Kevin McHale walked -- actually limped is the more accurate description -- back into Target Center on Monday morning, dressed in jeans, sneakers and a winter coat, fresh off a two-hour snowy commute from his home in North Oaks.
McHale entered through the visitors tunnel, instead of the opposite end of the court, a path he took hundreds of times as Timberwolves executive and coach. Feel weird coming in that other door?
"I've walked in that end a lot of times," he said. "No different."
OK, what about the emotion of being back inside Target Center, his workplace for so many years, a building he's seen filled with emotion and life but also as dreary as a graveyard?
"Ah, it's been three years," McHale said, clearly not interested in a stroll down memory lane. "There's only one guy left on that team, Kevin Love, from when I was here. I've been in the arena a million different times. Been here for a lot of good times and bad times."
This one was different. He came merely as a visitor and not villain to frustrated Wolves fans. Well, until his name was announced by the public address announcer before tipoff. Then they let him have it.
Back in town as coach of the Houston Rockets, McHale was greeted by loud boos in his first appearance since his 15-year run with the organization ended in 2009. Apparently, fans aren't ready to forgive and forget just yet.
The fact McHale's team left town with a 107-92 victory probably was tough for them to swallow, too. No one really expected a warm embrace, considering the circumstances and decisions that defined McHale's tenure as Wolves basketball boss. He made a few terrific personnel moves (drafting Kevin Garnett and Love), but too often oversaw ones that left him in the crosshairs (Joe Smith's illegal contract, Ndudi Ebi, Garnett trade, draft-day swap of Brandon Roy for Randy Foye, dead-weight contracts, etc.).
No executive's record is spotless, but McHale's mistakes were aggravated by a snowballing perception that he would rather be Up North fishing than committing his heart and soul to every facet of the job. Whether that was actually true didn't matter in the court of public opinion.
If the way things unraveled still bother him, he's not about to share so publicly. McHale sounds content to keep that part of his life in the rearview mirror. He even scoffed when asked if he feels a sense of pride in Love's development, knowing he orchestrated the draft-day trade that brought the organization its future star.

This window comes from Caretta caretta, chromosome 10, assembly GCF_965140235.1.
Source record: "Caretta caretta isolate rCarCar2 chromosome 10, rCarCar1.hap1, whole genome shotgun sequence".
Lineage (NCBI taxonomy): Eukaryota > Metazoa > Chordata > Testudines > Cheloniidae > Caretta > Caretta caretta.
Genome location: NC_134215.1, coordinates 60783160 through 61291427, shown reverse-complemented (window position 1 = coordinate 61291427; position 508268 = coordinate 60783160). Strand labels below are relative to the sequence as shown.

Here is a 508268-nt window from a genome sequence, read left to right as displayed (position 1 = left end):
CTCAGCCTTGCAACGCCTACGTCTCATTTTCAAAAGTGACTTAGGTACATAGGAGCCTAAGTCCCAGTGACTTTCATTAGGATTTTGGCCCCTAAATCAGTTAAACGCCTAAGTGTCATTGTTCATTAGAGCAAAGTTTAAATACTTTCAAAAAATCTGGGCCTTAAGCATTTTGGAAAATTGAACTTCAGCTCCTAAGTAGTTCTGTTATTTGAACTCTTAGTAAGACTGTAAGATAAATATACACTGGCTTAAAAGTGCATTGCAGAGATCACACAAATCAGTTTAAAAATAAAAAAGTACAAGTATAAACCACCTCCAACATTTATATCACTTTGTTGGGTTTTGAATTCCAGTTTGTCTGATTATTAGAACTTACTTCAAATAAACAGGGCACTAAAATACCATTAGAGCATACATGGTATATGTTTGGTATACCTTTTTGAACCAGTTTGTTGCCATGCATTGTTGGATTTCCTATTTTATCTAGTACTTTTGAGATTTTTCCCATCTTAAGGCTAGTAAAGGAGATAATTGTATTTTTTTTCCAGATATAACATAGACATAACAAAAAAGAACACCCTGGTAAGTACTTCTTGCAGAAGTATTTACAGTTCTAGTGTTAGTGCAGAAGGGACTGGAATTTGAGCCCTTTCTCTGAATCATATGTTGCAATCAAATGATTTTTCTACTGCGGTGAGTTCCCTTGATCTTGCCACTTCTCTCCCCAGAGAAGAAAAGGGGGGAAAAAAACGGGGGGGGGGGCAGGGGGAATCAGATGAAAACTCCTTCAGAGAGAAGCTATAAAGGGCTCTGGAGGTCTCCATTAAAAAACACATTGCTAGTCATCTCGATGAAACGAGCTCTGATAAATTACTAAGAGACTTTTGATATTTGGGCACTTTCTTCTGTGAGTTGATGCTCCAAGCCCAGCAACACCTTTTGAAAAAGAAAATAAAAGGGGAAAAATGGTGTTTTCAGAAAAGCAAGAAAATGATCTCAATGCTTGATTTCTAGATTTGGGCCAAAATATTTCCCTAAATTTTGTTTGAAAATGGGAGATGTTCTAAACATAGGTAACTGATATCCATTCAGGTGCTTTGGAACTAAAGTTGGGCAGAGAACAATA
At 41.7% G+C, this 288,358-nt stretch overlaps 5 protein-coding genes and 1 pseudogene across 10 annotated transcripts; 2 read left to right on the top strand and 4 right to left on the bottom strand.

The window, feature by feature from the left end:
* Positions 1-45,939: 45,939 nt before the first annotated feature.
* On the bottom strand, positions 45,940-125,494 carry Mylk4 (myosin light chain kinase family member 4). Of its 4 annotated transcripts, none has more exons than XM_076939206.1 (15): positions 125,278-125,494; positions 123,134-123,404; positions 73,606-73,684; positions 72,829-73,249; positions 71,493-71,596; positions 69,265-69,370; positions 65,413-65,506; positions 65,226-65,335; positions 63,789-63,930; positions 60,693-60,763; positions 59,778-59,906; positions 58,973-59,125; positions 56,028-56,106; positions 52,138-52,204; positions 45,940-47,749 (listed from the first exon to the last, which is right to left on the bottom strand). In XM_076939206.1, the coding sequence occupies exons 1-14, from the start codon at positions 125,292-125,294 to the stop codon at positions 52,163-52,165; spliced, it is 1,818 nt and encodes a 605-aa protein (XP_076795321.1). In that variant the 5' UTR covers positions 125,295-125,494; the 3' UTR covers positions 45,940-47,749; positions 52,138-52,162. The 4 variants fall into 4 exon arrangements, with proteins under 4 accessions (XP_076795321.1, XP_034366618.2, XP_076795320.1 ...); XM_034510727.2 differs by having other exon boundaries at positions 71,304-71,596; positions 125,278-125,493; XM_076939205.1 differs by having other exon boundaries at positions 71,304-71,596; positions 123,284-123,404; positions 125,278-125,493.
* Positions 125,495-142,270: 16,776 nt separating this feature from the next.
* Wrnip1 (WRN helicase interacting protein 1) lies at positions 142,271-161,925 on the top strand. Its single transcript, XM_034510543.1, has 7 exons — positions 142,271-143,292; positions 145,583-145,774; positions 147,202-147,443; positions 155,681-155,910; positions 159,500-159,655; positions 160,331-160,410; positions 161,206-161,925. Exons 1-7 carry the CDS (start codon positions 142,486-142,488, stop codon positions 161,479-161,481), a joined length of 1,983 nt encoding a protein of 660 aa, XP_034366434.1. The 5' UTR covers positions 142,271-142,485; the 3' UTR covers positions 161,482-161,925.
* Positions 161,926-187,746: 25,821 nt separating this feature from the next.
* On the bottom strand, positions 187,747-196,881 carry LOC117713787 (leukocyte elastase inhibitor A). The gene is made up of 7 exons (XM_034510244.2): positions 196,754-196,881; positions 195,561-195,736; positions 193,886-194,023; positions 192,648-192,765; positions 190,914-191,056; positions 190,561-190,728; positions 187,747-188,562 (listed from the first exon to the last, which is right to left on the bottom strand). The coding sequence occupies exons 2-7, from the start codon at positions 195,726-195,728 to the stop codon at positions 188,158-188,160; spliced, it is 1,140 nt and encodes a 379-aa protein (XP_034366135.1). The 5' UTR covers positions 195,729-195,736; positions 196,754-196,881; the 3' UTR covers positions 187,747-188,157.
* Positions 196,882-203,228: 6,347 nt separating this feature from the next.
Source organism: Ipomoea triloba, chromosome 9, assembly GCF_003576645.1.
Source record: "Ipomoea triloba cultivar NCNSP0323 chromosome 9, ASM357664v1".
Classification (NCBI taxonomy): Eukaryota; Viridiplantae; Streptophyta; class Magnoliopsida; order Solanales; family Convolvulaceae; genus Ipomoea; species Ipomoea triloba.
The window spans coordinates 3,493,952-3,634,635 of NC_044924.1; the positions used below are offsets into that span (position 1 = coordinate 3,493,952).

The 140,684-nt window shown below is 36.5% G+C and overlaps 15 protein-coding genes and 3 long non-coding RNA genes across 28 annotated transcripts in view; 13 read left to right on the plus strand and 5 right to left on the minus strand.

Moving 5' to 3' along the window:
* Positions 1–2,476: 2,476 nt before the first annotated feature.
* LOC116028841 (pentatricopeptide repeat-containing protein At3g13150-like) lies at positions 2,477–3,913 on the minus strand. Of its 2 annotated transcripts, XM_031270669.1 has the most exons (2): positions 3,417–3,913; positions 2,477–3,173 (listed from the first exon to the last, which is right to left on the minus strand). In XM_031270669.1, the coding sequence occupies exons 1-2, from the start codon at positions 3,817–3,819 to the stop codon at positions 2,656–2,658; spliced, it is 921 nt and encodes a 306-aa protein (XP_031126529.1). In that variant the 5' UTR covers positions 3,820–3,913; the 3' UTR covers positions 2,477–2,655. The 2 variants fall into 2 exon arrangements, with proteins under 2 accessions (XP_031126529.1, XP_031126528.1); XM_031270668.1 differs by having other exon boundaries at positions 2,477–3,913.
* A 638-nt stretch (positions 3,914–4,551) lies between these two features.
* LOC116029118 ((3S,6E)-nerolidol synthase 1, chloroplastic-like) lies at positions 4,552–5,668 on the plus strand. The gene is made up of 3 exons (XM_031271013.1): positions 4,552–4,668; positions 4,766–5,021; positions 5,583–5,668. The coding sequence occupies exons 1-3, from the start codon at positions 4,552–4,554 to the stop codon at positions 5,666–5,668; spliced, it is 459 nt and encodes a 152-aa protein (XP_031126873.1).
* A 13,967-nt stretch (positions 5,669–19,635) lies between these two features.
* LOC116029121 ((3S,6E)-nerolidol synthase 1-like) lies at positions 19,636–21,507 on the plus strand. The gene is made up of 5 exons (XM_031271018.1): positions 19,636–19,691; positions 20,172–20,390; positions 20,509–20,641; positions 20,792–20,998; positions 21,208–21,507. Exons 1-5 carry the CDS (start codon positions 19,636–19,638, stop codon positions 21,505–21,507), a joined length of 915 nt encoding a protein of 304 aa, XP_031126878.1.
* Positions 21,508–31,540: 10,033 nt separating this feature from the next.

"Pride?" he said. "You don't know me very well. ... I'm happy for Kevin. He's doing it. It has nothing to do with me. He's a hardworking guy. He's just a basketball player. He's just a great tremendous kid."
Though McHale projects an old-school gruffness -- he always noted that basketball "isn't coal mining" if someone dared mention the difficulties of playing on back-to-back nights -- he appears comfortable coaching today's players. He enjoys teaching, developing and maybe imparting some of his basketball wisdom. Mostly, he's happy to taste competition again, which is something he couldn't experience wearing a microphone as a broadcaster.
"Coaching is fun," he said. "There's highs and lows, just like playing. After losses, you just feel terrible. After wins, you're exhilarated. It's sports, it's competition. You've lived your whole life with competition. That's really what you enjoy about it."
That pull was too strong to ignore, which made his decision to return to coaching "easy." He tolerates everything he dislikes about coaching in order to feel the competitive nerves again.
"I hate the travel, I hate hotels, I hate being away from home," he said. "I hate all those things, but I love that two minutes before the ball gets thrown up."
No doubt he felt the same way and then some on Monday. He tried to pass it off as "just another game," but nobody was buying it. He just didn't feel like picking at old scabs. He didn't exactly become weepy afterward either.
"It's as good as the last [win]," he said. "Hopefully, it feels as good as the next one."
McHale exchanged a few high fives as he left the court, but his celebration was mostly muted. He simply limped back through the visitors tunnel.
Chip Scoggins • firstname.lastname@example.org